April 2, 2013

Landmark India ruling protects access to generic drugs

The patent ruling against Novartis is hailed by health activists.

The Associated Press

NEW DELHI — India's Supreme Court on Monday rejected drug maker Novartis AG's attempt to patent an updated version of a cancer drug in a landmark decision that health activists say ensures poor patients around the world will get continued access to cheap versions of lifesaving medicines.

Anand Grover
click image to enlarge

Anand Grover, attorney for the Cancer Patients Aid Association, shows the package of an Indian-made cancer drug costing $175 per month as compared to Novartis’ $2,600.

The Associated Press

Novartis had argued that it needed a patent to protect its investment in the cancer drug Glivec, while activists said the drug did not merit intellectual property protection in India because it was not a new medicine. In response to the ruling, Novartis said it would not invest in drug research in India.

The court's decision has global significance because India's $26 billion generic drug industry supplies much of the cheap medicine used in the developing world.

That industry could be stunted if Indian law allowed global drug companies to extend the lifespan of patents by making minor changes to medicines.

Once a drug's patent expires, generic manufacturers can legally produce it. They are able to make drugs at a fraction of the original manufacturer's cost because they don't carry out the expensive research and development.

Pratibha Singh, an attorney for the Indian generic drug manufacturer Cipla, which makes a version of Glivec for less than a tenth of the original drug's selling price, said the court ruled that a patent could only be given to a new drug, and not to those which are only slightly different from the original.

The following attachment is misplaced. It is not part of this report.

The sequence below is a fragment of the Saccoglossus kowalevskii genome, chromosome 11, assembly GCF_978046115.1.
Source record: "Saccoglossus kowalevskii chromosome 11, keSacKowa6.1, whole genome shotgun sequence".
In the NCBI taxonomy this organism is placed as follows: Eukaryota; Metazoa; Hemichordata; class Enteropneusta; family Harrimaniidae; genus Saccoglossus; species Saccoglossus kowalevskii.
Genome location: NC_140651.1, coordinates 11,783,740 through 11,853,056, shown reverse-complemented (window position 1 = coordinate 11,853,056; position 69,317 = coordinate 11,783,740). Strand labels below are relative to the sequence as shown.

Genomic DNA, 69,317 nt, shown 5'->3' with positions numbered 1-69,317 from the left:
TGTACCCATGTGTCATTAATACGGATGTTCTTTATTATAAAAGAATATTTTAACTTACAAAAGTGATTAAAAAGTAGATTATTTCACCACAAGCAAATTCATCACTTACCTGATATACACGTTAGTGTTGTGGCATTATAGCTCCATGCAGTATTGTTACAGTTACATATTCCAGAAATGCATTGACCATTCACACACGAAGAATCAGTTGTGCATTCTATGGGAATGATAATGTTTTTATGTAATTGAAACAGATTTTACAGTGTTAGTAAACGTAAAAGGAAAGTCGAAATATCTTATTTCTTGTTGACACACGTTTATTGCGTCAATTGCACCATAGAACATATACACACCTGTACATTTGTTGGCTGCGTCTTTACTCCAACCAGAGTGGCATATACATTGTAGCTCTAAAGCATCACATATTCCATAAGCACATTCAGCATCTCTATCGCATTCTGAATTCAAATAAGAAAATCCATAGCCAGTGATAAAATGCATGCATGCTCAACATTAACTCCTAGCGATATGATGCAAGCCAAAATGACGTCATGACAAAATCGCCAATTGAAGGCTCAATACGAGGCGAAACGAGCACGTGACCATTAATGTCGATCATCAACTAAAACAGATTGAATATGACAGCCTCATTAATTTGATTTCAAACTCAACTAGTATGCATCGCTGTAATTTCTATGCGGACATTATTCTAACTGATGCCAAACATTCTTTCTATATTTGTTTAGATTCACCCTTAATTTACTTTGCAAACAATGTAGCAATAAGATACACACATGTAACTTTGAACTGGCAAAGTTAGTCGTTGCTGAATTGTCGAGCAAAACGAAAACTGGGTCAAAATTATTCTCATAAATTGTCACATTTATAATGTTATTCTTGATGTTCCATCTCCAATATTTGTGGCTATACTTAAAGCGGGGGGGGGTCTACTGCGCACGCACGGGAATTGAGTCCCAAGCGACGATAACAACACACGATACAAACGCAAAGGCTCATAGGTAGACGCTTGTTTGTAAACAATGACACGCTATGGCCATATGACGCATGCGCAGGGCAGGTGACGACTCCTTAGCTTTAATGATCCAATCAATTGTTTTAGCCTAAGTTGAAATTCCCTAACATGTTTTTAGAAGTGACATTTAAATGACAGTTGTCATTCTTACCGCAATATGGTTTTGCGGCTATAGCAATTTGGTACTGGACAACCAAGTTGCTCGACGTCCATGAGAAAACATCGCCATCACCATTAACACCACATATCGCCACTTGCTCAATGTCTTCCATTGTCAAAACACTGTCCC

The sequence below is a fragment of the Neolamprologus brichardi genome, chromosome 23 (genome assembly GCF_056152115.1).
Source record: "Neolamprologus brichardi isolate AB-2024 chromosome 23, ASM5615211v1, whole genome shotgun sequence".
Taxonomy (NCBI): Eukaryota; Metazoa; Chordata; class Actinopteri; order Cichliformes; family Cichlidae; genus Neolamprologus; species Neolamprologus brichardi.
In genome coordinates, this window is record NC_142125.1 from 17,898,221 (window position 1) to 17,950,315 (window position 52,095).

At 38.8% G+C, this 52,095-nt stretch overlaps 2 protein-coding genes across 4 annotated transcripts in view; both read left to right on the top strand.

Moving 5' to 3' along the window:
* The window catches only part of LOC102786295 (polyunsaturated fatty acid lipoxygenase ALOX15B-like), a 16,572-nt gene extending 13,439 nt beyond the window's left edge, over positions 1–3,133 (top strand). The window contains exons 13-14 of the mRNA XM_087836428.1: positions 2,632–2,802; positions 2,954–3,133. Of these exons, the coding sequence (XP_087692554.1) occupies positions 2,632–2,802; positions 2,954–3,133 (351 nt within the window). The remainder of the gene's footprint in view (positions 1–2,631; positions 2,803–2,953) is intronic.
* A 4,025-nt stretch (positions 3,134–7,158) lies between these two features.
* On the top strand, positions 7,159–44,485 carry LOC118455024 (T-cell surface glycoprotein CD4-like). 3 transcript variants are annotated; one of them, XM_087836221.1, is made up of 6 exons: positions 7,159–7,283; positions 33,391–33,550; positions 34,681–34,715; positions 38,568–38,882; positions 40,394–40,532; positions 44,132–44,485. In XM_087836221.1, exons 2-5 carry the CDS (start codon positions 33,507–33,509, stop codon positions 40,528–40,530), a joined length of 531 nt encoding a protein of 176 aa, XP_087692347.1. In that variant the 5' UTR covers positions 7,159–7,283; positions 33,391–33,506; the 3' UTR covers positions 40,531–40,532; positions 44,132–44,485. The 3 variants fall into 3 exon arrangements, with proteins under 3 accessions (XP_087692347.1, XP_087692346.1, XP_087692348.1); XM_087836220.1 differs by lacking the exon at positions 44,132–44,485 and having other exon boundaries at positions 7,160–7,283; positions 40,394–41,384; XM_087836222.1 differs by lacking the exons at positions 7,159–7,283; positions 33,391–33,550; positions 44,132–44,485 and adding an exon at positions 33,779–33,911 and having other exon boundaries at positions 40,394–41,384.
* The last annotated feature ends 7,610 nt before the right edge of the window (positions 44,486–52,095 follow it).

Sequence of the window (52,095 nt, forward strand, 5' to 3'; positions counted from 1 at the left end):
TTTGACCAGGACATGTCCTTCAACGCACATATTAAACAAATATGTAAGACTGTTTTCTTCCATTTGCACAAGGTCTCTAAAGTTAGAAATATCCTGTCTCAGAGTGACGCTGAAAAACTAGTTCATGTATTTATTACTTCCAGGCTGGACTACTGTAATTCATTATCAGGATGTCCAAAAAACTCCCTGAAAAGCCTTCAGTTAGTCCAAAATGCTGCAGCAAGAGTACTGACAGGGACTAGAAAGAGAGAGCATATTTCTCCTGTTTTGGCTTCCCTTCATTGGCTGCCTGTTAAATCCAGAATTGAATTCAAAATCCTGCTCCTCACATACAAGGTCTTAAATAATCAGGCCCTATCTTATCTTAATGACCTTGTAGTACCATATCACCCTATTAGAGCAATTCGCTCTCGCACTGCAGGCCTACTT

"Patents will be given only for genuine inventions, and repetitive patents will not be given for minor tweaks to an existing drug," Singh told reporters outside the court.

Novartis called the ruling a "setback for patients," and said patent protection is crucial to fostering investment in research to develop new and better drugs.

Ranjit Shahani, the vice chairman and managing director of Novartis India, said the ruling "will hinder medical progress for diseases without effective treatment options."

He said the court's decision made India an even less attractive country for major investments by international pharmaceutical companies.

"Novartis will not invest in drug research in India. Not only Novartis, I don't think any global company is planning to research in India," he said.

The Swiss pharmaceutical giant has fought a legal battle in India since 2006 to patent a new version of Glivec, which is mainly used to treat leukemia and is known as Gleevec outside India and Europe. The earlier version of Glivec did not have an Indian patent because its development far predated the country's 2005 patent law.

India's patent office rejected the company's patent application, arguing the drug was not a new medicine but an amended version of its earlier product.

Anand Grover, an attorney for the Cancer Patients Aid Association, which led the legal fight against Novartis, said the ruling Monday prevented the watering down of India's patent laws.

"This is a very good day for cancer patients. It's the news we have been waiting for for seven long years," he said.

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